Index of content:
Volume 115, Issue 1, January 2004
- STRUCTURAL ACOUSTICS AND VIBRATION 
115(2004); http://dx.doi.org/10.1121/1.1632483View Description Hide Description
The field on the surface of a structure having nonseparable geometry may be expanded in a set of eigenfunctions suitable for that particular geometry. The eigenfunctions are computed numerically using the boundary elements method to compute a matrix that relates the field on the surface of the structure to its normal derivative at vanishing frequency and diagonalizing the matrix. The field on the surface of a finite cylinder with hemisphical end-caps is expanded in such a set of eigenfunctions for both a simple cylinder and a cylinder containing frames. Results for the framed cylinder is compared to Fourier decomposition of the field on the cylindrical portion of the structure.
Detection and localization of inclusions in plates using inversion of point actuated surface displacements115(2004); http://dx.doi.org/10.1121/1.1631936View Description Hide Description
A numerical simulation is carried out demonstrating the use of plate surfacevibration measurements for detecting and locating inclusions within the structure. A finite element code is used to calculate normal surface displacement for both steel and mortar plates subjected to a monochromatic point force. The data is generated for the homogeneous plate and the identical plate within which exists a small rectangular inclusion. It is observed that when the elastic modulus of the inclusion is orders of magnitude lower than the base material, resonances of the inclusion produce large local displacements that are readily observed in the raw displacement data. For more modest moduli differences, there are no such directly observable effects. In this case, three inverse algorithms are used to process the displacement data. The first two are local inversion techniques that each yield a spatial map of the elastic modulus normalized by density. These algorithms successfully detect and localize the inclusion based on its modulus difference from that of the base plate. The third technique uses a form of the inhomogeneous equation of motion to obtain the induced force distribution connected with the inclusion. The spatial mapping of this force also successfully detects and localizes the inclusion.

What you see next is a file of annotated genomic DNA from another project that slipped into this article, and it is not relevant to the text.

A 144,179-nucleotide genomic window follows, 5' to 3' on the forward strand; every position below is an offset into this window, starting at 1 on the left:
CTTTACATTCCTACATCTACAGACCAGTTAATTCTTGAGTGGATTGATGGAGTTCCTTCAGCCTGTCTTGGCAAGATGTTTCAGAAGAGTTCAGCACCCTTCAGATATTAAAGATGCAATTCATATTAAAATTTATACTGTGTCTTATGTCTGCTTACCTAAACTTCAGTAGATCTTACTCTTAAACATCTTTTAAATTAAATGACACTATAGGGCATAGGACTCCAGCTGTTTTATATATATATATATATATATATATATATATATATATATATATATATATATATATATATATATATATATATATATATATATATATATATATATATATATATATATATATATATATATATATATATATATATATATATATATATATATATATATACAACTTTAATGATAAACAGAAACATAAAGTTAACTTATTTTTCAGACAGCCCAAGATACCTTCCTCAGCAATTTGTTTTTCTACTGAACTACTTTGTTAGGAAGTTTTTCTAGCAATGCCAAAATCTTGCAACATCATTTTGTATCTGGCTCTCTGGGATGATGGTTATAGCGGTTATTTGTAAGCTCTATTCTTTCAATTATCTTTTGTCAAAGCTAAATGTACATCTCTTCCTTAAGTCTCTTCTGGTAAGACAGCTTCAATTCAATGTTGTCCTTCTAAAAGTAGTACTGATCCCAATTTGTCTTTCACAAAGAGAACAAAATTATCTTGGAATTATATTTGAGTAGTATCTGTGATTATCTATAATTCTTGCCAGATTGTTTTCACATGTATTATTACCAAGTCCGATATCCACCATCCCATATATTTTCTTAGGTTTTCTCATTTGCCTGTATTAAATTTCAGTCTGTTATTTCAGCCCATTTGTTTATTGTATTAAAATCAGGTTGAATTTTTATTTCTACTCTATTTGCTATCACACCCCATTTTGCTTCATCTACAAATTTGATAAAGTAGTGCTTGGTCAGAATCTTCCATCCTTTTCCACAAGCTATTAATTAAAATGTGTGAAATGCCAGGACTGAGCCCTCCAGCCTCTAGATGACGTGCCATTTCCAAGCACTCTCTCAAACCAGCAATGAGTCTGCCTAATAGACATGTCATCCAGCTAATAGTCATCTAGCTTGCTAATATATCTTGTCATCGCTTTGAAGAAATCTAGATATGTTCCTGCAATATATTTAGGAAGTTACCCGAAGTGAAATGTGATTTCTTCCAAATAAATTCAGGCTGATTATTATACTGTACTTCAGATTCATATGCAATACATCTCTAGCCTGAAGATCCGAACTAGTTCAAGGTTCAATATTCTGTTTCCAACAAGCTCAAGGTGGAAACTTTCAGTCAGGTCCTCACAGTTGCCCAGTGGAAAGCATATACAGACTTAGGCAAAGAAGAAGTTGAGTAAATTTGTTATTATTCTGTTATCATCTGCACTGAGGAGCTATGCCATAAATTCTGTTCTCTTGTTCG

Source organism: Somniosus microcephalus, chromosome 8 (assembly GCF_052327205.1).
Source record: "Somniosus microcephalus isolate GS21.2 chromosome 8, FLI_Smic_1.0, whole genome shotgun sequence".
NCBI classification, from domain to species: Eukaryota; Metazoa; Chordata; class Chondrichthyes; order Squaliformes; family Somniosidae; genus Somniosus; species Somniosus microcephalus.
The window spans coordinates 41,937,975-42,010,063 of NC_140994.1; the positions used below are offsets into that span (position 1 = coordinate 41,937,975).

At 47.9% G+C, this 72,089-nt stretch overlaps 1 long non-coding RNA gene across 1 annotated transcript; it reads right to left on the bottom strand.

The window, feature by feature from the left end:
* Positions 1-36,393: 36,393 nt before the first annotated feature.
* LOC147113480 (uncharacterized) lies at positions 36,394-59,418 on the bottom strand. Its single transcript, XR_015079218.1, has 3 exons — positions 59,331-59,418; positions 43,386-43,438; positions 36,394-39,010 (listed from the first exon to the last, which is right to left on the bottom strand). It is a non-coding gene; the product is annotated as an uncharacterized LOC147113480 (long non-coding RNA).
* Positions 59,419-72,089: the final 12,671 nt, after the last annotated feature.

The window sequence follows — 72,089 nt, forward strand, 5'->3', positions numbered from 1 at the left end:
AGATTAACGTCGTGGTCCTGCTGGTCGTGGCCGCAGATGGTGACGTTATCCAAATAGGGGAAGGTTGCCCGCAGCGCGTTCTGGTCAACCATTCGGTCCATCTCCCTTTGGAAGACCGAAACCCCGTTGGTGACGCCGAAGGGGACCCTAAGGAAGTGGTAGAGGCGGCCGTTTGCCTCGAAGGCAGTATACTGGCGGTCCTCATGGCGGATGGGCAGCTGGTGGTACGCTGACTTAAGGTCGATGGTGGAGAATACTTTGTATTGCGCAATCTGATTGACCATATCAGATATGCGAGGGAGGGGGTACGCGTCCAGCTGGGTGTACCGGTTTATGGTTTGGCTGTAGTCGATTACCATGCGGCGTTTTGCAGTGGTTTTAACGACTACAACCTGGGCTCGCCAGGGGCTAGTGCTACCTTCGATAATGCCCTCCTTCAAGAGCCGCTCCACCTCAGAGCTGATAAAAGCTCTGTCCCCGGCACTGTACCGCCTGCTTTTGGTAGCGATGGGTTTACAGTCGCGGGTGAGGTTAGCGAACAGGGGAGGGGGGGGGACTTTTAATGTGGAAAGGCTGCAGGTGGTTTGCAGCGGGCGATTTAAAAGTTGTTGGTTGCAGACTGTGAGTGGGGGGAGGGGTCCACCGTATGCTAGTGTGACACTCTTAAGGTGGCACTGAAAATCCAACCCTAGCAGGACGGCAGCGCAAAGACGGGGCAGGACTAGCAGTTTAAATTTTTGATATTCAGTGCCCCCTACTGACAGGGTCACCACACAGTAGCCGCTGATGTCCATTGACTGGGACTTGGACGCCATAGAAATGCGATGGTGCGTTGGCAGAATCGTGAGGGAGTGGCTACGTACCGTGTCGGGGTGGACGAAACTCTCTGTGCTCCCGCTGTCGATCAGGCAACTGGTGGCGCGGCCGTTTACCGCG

115(2004); http://dx.doi.org/10.1121/1.1631415View Description Hide Description
Hybrid near-field acoustical holography (NAH) is developed for reconstructing acoustic radiation from an arbitrary object in a cost-effective manner. This hybrid NAH is derived from a modified Helmholtz equation least squares (HELS) formula that expands the acoustic pressure in terms of outgoing and incoming waves. The expansion coefficients are determined by solving an overdetermined linear system of equations obtained by matching the assumed-form solution to measuredacoustic pressures through the least squares. Measurements are taken over a conformal surface around a source at close range so that the evanescent waves can be captured. Next, the modified HELS is utilized to regenerate as much acoustic pressures on the conformal surface as necessary and take them as input to the Helmholtz integral formulation implemented numerically by boundary element method(BEM). The acoustic pressures and normal velocities on the source surface are reconstructed by using a modified Tikhnov regularization (TR) with its regularization parameter determined by generalized cross validation (GCV) method. Results demonstrate that this hybrid NAH combines the advantages of HELS and inverse BEM. This is because a majority of the input data are regenerated but not measured, thus the efficiency of reconstruction is greatly enhanced. Meanwhile, the accuracy of reconstruction is ensured by the Helmholtz integral theory and modified TR together with GCV method, provided that HELS converges fast enough on the measurementsurface. Numerical examples of reconstructing acoustic quantities on the surface of a simplified engine block are demonstrated. [Work supported by NSF.]